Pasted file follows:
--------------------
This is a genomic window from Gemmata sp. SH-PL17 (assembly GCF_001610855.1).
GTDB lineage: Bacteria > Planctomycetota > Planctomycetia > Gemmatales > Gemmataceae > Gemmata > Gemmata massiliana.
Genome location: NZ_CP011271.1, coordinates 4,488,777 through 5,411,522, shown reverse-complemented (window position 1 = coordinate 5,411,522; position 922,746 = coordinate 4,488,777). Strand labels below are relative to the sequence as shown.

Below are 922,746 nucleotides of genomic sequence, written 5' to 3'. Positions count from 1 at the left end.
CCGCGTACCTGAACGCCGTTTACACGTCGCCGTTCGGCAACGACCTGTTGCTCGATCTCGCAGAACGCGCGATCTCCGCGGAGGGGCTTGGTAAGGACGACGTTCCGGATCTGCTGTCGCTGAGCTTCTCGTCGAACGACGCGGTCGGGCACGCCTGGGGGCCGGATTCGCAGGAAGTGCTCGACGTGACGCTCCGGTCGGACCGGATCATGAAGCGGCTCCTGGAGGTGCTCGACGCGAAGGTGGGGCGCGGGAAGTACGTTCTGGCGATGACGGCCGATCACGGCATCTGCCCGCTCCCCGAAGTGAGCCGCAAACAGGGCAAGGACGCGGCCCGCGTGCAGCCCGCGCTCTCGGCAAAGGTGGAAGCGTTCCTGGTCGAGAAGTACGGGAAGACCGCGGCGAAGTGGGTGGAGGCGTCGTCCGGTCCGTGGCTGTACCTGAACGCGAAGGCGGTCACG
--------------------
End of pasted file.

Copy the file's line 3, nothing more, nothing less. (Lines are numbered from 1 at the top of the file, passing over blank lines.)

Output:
Genome location: NZ_CP011271.1, coordinates 4,488,777 through 5,411,522, shown reverse-complemented (window position 1 = coordinate 5,411,522; position 922,746 = coordinate 4,488,777). Strand labels below are relative to the sequence as shown.